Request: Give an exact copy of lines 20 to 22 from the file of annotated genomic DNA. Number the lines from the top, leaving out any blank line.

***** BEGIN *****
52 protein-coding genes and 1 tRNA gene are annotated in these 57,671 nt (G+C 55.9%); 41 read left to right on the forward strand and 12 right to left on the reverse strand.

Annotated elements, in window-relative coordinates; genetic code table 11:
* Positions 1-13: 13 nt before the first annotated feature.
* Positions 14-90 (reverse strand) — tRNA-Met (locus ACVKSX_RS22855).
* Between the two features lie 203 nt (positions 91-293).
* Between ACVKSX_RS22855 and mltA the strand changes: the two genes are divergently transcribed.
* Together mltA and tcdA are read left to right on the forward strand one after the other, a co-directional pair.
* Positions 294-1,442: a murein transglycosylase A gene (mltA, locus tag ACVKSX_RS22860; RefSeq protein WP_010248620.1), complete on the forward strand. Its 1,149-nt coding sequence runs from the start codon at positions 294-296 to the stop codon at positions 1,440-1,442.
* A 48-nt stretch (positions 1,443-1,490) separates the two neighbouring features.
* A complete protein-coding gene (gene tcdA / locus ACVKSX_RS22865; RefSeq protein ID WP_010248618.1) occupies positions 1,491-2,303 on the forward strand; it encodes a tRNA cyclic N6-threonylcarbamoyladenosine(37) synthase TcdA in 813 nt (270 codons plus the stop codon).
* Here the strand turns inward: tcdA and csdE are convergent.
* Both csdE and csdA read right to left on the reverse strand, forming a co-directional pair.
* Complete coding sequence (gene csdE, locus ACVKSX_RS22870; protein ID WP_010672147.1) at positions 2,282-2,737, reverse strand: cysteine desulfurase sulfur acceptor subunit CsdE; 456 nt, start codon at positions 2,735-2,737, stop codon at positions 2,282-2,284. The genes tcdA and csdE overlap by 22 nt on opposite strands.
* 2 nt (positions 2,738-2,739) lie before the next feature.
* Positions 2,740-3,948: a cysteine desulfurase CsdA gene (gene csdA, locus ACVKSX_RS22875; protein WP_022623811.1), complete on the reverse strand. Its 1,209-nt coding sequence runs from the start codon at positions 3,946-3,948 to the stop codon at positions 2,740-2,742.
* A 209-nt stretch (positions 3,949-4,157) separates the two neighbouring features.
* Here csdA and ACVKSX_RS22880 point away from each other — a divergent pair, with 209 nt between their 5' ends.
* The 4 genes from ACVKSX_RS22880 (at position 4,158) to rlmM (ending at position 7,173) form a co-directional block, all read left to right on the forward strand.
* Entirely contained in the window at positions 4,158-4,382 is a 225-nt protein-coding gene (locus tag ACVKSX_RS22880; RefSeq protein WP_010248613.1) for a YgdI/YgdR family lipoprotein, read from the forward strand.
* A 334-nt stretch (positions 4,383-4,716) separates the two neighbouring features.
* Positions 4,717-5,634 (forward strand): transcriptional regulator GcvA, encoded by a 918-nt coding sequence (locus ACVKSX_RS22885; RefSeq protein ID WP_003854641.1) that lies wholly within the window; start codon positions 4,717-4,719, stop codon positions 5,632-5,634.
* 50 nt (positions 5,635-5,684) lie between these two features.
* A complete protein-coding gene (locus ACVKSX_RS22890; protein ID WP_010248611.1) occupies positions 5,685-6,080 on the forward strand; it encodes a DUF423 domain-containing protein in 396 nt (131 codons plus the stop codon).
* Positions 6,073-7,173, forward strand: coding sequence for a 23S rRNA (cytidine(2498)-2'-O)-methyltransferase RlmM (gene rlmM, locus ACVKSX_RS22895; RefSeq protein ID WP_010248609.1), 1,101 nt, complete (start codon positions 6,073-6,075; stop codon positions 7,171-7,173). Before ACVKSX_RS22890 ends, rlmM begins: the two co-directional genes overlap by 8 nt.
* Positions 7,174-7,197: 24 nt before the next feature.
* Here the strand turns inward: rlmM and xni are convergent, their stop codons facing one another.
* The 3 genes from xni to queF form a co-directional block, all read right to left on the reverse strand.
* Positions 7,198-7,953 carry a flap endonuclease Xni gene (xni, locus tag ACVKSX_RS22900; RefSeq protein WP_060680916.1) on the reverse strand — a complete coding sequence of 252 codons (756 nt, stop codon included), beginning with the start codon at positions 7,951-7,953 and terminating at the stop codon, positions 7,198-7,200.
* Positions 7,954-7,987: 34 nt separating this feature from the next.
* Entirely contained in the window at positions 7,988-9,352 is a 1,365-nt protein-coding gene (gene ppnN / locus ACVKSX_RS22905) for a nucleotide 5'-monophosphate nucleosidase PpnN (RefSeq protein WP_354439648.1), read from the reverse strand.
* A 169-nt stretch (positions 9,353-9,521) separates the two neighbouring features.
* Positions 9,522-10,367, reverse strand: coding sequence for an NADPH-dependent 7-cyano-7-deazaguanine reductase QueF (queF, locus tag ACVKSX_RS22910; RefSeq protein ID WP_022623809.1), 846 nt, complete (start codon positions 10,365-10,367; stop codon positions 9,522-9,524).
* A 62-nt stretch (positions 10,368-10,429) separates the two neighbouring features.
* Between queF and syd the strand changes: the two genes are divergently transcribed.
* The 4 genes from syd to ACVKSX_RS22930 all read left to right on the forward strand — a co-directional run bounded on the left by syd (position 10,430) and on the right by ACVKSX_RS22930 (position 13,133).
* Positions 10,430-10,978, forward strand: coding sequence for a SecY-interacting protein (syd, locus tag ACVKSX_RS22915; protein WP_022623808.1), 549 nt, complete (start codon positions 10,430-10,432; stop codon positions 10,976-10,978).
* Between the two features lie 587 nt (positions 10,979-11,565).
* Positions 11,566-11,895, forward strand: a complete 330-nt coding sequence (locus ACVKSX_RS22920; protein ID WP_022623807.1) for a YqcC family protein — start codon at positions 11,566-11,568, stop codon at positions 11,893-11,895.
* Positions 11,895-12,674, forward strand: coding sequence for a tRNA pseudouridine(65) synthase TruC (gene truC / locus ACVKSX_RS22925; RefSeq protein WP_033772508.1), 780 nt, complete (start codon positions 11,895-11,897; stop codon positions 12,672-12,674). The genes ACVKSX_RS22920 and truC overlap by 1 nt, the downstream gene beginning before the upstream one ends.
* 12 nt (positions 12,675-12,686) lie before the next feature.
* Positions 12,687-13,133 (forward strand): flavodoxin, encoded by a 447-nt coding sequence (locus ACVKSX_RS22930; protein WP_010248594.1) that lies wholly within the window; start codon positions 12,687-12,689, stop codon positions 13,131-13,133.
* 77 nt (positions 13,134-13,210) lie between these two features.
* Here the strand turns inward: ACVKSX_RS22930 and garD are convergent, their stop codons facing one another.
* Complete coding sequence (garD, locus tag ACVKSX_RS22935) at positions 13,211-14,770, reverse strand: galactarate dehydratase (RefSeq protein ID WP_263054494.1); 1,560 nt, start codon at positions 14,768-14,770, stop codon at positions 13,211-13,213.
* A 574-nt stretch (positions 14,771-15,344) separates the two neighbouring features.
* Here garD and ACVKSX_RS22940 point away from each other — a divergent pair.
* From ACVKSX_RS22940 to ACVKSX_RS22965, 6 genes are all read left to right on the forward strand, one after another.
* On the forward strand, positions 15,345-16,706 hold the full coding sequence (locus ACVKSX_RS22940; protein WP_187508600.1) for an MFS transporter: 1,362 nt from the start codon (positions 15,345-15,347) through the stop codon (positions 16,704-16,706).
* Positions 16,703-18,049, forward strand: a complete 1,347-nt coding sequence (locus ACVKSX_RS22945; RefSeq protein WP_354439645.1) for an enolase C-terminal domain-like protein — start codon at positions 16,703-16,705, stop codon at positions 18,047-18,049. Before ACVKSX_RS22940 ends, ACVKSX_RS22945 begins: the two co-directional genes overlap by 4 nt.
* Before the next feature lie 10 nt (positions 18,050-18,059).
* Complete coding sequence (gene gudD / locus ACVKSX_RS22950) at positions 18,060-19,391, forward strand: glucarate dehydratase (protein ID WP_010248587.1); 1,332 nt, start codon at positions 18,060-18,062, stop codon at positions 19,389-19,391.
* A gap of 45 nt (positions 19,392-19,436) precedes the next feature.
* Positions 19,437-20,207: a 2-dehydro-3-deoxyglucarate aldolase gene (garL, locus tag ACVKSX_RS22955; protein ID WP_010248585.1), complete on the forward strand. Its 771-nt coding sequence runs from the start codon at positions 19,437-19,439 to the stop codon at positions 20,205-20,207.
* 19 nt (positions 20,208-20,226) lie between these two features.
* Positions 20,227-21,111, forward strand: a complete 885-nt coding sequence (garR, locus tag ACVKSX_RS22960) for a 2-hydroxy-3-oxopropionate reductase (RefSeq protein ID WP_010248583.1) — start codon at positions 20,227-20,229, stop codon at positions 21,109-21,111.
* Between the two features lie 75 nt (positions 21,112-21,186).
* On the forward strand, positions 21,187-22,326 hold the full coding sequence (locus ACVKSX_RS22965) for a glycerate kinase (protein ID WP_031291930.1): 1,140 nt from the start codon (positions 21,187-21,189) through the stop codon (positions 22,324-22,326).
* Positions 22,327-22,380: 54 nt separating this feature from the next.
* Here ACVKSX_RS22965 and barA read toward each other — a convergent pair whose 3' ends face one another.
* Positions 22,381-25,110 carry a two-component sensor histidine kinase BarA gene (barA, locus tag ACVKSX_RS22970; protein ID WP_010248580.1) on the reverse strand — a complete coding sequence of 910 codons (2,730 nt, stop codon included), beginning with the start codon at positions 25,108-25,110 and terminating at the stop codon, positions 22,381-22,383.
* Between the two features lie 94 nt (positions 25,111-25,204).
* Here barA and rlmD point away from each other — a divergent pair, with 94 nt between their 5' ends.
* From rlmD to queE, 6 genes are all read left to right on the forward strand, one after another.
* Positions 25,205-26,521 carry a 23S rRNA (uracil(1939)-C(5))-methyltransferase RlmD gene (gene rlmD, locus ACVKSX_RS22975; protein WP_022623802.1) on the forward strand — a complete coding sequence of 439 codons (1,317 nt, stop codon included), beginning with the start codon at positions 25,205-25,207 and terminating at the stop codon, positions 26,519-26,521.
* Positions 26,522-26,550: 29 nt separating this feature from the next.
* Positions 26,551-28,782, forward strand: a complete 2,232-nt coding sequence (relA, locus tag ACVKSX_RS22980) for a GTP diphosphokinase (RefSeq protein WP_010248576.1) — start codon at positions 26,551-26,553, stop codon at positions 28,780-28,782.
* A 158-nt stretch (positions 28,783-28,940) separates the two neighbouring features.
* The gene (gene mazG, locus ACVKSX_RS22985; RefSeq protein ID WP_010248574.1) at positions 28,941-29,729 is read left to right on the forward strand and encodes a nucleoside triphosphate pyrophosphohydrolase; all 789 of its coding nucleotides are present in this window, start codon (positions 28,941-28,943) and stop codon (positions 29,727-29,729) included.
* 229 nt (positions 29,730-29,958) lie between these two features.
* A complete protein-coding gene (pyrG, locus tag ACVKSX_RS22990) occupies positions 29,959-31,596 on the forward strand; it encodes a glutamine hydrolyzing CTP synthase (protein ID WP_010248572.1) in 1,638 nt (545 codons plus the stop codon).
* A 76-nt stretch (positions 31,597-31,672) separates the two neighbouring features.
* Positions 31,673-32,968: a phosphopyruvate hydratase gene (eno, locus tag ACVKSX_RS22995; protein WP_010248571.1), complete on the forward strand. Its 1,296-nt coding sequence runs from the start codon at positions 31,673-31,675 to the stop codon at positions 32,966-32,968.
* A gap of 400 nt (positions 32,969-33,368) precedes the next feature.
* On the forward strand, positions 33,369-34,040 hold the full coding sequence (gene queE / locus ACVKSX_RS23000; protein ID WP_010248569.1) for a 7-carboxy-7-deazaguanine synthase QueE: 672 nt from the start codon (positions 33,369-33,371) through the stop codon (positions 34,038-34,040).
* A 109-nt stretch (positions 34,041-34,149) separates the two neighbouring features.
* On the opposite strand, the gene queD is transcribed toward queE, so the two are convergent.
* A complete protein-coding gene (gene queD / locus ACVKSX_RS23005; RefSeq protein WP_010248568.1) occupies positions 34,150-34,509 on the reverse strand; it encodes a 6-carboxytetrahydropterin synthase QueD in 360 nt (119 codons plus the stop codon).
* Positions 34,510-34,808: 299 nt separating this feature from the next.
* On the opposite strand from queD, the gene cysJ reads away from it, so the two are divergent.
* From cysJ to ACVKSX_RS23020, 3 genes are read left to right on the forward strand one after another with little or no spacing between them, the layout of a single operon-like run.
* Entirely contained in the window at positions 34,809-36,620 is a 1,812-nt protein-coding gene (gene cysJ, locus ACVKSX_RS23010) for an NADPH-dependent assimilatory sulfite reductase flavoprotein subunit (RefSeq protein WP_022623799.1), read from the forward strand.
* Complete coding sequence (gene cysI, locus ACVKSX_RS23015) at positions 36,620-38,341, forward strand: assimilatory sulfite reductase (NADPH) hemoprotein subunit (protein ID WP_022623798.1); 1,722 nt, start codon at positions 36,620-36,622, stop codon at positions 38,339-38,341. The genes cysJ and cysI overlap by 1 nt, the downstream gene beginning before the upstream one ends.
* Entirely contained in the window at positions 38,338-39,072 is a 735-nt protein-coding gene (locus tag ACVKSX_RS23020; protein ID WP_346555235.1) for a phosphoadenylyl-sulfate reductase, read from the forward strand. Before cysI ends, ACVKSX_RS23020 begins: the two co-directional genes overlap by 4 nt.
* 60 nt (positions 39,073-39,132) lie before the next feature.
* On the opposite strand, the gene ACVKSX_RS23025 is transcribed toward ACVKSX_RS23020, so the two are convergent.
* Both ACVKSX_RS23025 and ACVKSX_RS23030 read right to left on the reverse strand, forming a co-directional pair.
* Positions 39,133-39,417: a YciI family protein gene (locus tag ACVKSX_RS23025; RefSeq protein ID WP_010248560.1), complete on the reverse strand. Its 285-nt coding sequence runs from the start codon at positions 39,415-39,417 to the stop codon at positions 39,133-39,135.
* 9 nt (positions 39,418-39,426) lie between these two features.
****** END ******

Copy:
* A 334-nt stretch (positions 4,383-4,716) separates the two neighbouring features.
* Positions 4,717-5,634 (forward strand): transcriptional regulator GcvA, encoded by a 918-nt coding sequence (locus ACVKSX_RS22885; RefSeq protein ID WP_003854641.1) that lies wholly within the window; start codon positions 4,717-4,719, stop codon positions 5,632-5,634.
* 50 nt (positions 5,635-5,684) lie between these two features.